TIME away from the hectic hustle and bustle of family life is vital.
Everyone needs it every now and again – and that’s why we often opt for one night away from home, but not too far away.
And, once there, it’s amazing how time seems to go into slow motion. Freaky, even.
For this Saturday night away we went to ... Sheffield.
It’s something of a strange place – a city of stark contrasts. A pal of mine did his degree there – or rather didn’t do it – as the social life was so good he managed to fail. Praise indeed for the place, but that was going right back to the early 80s.
He’s head of year at a school now so don’t worry about him.
Sheffield is not far from Huddersfield and yet how many people say they’ve been there? Of those that have, what they often mean to say is that they’ve been to Meadowhall.
At the time of the Miner’s Strike in 1984 I was a van driver and Sheffield was my patch – especially the industrial heartland that was Attercliffe.
Much of that has now been bulldozed with Meadowhall, Sheffield Arena and modern retail parks there instead.
Sheffield city centre is the mix of the old, new, ugly and striking. It’s a place of wild architectural contrasts with the worst of the 60s – building that don’t just look sick they’re distinctly terminal – nestling next to the strikingly modern.
Hotels have sprung up right in the heart of the city – and Jurys Inn is the latest. All brick and glass it’s the latest in the chain’s superior budget range.
It’s bright, colourful, vibrant and modern inside – the restaurant has a cafe feel – and the double rooms are large.
Ours had a double bed, two seater settee, long desk that doubled as a dressing table, flatscreen TV and bathroom.
It ticked all the right comfort boxes – especially the king-size bed – with a view across the city towards Bramall Lane, home of Sheffield United.
The drawback to these hotels is that they have no parking – none whatsoever even to drop off. You need to park across the road in a multi-storey and lump your gear across. Jurys Inn has an agreement with one opposite so you get 25% off which means you pay around £7 for a 24-hour stay.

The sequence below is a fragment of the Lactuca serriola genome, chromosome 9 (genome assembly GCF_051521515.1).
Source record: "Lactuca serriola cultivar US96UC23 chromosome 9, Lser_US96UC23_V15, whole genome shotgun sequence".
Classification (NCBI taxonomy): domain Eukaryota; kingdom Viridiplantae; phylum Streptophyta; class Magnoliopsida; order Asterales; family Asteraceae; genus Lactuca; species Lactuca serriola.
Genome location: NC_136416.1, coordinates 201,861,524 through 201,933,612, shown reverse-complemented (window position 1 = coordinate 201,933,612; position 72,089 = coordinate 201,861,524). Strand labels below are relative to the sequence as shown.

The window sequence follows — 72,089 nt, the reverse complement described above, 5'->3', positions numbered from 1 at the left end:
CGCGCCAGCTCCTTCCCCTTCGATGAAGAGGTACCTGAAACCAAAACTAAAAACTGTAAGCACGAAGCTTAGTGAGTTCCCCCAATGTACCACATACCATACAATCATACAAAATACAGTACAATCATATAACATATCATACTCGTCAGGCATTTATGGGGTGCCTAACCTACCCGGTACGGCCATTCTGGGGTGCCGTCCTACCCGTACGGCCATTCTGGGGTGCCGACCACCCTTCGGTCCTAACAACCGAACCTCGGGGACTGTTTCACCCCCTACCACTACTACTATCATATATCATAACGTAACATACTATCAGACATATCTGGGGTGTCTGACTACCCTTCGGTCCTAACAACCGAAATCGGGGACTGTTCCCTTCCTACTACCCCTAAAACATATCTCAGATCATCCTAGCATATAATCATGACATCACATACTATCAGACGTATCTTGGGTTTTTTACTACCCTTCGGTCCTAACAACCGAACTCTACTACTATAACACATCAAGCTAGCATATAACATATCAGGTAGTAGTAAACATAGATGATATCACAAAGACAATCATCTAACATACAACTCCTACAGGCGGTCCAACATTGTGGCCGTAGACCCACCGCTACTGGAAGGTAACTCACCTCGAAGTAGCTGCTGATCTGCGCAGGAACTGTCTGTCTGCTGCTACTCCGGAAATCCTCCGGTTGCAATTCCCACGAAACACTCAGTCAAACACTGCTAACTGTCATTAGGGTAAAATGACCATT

Food in the restaurant did not pass the budget test, however. In fact, the meal cost more than the room, which explains why the restaurant was virtually deserted.
Starters were £6, mains around £15 and desserts around a fiver with the cheapest wine at a tad under £16 a bottle. It came out at over £60 for two – too much with so many other restaurants a short stroll away.
Breakfast was far better value at a £5 special offer instead of the usual £10. It was the full English cooked affair, even down to the black pudding.
Jurys Inns are now popping up all over the place in Leeds, Birmingham, Liverpool, Manchester, Nottingham, Newcastle and London.
The hotel is a five minute walk from Sheffield’s City Hall – it looks more than a castle than a seat of local Government – Peace Gardens and indoor Winter Gardens, the largest urban glasshouse in any European city featuring 2,500 plants from around the world.
Just off it are several galleries and exhibitions and one is a magnificent showcase of Sheffield’s heritage – cutlery and metalwork. There are knives dating back to 1600 and a multi-purpose knife made from stainless steel, gold, silver and mother of pearl that puts Swiss army knives to shame.
You’re not short on coffee houses to choose from around that quarter – on a mild spring day it was really rather pleasant.
To make it a proper weekend away, on the Sunday we drove about 25 miles south to Hardwick Hall, an Elizabethan mansion just off Junction 29 of the M1 near Chesterfield in Derbyshire.
Yet another amazing National Trust treasure. This is going back in time with history coming alive in front of your eyes.
The banqueting hall must be higher than our house and several rooms are in semi-darkness, lit only by candle-like lights to save the ancient furniture from getting discoloured.
Step outside and you can stroll in the immaculately manicured garden for ages.
A real Tudor treat to end a thoroughly relaxing weekend away.
And as soon as we got back, life quickly returned to its normal frightening pace.
Jurys Inn, Sheffield, is at 119 Eyre Street, Sheffield, S1 4QW.
The phone number is 0114 291 2222.
To book direct go to www.jurysinns.com
Cost of a double room is £69.
Breakfast was £5 extra person (instead of the normal £10) which was excellent value for money.
The evening meal was £62 including wine which we felt was overpriced.
Distance from Huddersfield to Sheffield is 32 miles.
Hardwick Hall is just off Junction 29 of the M1 in Derbyshire and is close to Chatsworth House.